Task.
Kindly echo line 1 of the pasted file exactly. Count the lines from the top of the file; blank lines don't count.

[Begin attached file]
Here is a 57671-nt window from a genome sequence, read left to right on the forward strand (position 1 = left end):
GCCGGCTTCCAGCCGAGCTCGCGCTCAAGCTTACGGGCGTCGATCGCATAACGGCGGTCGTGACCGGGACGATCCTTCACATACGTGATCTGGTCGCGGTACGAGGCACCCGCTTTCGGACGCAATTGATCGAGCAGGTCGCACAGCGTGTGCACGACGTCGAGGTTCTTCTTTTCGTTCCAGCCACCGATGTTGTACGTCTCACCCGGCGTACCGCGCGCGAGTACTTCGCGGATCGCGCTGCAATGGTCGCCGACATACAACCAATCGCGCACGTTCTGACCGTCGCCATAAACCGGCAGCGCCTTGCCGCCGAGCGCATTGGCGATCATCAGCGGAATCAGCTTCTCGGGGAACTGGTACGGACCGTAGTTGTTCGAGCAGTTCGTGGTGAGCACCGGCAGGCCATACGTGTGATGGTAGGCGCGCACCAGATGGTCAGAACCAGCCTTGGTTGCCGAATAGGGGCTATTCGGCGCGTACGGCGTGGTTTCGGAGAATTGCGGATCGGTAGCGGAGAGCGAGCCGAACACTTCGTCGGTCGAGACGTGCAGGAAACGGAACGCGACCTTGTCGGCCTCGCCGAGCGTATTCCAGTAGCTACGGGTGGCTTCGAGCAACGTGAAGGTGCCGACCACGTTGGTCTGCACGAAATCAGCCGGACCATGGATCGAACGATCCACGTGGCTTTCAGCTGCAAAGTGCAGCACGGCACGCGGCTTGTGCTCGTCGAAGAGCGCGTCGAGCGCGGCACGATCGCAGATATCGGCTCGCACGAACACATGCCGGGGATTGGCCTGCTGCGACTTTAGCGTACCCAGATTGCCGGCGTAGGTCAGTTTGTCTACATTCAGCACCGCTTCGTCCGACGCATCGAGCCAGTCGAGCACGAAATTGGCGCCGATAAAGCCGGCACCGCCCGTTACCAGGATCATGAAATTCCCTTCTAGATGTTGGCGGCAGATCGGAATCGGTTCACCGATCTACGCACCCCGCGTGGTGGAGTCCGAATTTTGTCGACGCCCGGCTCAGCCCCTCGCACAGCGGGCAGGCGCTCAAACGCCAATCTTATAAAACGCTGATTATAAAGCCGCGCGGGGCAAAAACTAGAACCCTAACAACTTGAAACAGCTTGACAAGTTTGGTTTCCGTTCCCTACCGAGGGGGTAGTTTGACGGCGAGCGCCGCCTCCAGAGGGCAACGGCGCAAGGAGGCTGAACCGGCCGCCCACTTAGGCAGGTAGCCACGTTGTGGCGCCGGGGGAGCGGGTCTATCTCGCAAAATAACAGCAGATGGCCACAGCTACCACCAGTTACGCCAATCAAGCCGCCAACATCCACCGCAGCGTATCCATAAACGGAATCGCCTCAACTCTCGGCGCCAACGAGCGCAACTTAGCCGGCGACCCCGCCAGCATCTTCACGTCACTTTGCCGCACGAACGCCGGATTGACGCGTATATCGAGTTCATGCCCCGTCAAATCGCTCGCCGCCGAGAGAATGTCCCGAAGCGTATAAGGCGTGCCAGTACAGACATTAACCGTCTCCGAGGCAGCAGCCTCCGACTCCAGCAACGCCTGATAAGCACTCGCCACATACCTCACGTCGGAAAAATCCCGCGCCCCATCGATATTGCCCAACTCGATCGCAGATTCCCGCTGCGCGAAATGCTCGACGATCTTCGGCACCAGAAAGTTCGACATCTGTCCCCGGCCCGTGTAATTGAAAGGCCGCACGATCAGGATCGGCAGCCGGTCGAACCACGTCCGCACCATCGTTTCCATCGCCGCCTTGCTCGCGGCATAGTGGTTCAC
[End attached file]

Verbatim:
Here is a 57671-nt window from a genome sequence, read left to right on the forward strand (position 1 = left end):